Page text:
Posted October 25, 2010 by Elizabeth Beltramini 

The Growing Debate on Compulsory Student Fees

In the early stages of the college union movement, unions were student organizations and charged membership dues. Now, almost universally in the United States, the college union is an organization to which all students belong. Currently those “dues” to support the union often take the form of student fees.

Some might recall a few years ago when Australia legislation banned compulsory student unionism (i.e., student fees to support cocurricular programming and services). In September, a bill was introduced to allow institutions to charge a fee of up to $250 to fund amenities such as sporting facilities, child care, and counseling.

In related news, this month, a measure introduced in New Zealand seeks to follow Australia’s lead and ban compulsory student union membership. Some argue such fees unnecessarily tax students while others rebut that position saying the fee income is necessary to fund student services.

Thinking about your own campus, which side might you take? Union professionals across the world might argue the latter viewpoint, but how much is appropriate to charge students beyond tuition?

Because student fee monies are often taken for granted in the United States (until one is tasked with a referendum campaign, that is), one wonders what would happen if institutions could no longer charge such fees. How would that revenue be replaced?

Elizabeth Beltramini

Elizabeth Beltramini is the Director of Content Curation at ACUI.


Interesting article, here at my institution we are not supported through any fee. Which sometimes makes it difficult for us. If unions could not be supported through fee's, it would make for an interesting conversation about which services are provide for students, and at what cost.
Eric Heilmeier
Comment posted 10/26/2010 8:26 AM
My guess is that if we did not charge fees for services in our facility (or even for the facility itself), we'd have to charge for some of the services or programs we offer for free. Even if we charged the same rate as what we recover in fees, paying out of pocket vs. getting it "free" because the fees that were on your semester statement of account are two totally different things. That charge might exceed the perceived value so usage and participation might drop off. I've even seen this in reverse in our resource room: we provide the same services, and at the same cost, as we did in our previous incarnation. But because we've assigned a dollar value rather than an arbitrary point value, usage has gone up because there's a more definite value placed on the same piece of paper, poster, or button, that used to "cost" a student group nothing more than points. --Jeff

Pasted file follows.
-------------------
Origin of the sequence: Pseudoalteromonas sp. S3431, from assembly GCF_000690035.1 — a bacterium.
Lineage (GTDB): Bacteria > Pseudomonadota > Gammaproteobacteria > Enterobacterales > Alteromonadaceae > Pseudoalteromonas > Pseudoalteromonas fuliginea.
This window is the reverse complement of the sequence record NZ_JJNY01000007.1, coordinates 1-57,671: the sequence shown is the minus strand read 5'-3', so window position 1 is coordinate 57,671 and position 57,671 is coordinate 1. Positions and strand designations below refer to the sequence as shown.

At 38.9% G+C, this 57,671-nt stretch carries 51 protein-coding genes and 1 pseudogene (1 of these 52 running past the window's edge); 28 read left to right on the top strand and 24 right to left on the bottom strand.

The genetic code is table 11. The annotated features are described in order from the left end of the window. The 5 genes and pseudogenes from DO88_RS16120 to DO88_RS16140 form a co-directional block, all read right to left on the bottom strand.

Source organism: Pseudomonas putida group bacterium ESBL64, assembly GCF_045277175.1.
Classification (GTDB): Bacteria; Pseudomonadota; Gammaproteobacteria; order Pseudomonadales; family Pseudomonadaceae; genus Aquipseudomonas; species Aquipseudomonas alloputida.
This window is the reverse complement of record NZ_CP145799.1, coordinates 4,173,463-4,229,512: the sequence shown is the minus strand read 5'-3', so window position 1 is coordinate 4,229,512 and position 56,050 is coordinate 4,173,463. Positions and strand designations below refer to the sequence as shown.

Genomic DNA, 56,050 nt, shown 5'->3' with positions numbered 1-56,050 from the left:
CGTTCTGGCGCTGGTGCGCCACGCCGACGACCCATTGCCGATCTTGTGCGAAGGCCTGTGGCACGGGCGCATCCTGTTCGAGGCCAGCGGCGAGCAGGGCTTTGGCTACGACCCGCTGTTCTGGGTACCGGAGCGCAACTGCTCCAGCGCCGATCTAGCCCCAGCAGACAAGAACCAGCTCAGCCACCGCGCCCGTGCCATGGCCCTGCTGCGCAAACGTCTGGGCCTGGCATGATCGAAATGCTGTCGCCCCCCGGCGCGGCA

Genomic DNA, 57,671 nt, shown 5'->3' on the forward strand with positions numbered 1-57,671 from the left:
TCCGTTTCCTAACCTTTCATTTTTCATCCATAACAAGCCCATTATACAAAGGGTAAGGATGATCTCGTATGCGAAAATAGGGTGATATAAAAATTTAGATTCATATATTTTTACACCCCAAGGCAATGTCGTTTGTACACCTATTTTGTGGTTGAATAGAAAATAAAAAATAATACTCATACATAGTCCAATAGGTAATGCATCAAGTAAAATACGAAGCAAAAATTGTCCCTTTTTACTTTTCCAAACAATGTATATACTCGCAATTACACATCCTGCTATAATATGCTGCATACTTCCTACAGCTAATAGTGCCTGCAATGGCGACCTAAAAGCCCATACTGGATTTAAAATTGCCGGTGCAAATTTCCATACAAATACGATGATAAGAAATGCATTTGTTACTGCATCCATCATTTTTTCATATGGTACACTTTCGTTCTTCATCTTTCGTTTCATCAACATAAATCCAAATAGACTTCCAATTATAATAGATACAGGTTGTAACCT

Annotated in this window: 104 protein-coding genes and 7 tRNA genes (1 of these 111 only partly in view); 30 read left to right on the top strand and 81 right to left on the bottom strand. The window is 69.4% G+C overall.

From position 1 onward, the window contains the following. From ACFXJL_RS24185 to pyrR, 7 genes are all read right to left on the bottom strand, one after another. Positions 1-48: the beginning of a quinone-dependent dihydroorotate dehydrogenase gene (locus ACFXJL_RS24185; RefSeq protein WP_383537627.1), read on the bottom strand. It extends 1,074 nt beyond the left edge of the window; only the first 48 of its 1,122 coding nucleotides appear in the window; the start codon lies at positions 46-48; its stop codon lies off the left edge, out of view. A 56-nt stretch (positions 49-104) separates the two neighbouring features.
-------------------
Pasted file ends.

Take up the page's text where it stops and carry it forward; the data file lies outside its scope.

Jeff Pelletier
Comment posted 10/26/2010 2:54 PM
Over the years, I have found this debate quite interesting. What if we called these "membership fees" instead of mandatory fees. A membership fee is required if one joins a club or league. The fees give the members access to "free" activities and also allows members to participate in other activities that may require additional fees. In essence, a student that wishes to "join" our universities are required to pay the expected fees to gain the benefits of membership. Not all members take advantage of all services offered in any organization. The balance is crucial. We must have enough people paying fees to cover all the needs of the members. Now imagine the New Zealand scenario where some students are members of the union some or not. Think of your union where there is a check-in desk - similar to many Recreation Centers - where any student entering had to check in to make sure they are a "member." It would be a very different union. It would raise many questions about how we serve the greater university community. We would have to ask more directly are we meeting the needs of our members. Perhaps that is the most important part of all - are we providing the best balance of facilities and activities for our members. It's a question I ask myself and my staff all the time.
Timothy Reed
Comment posted 11/07/2010 1:56 PM
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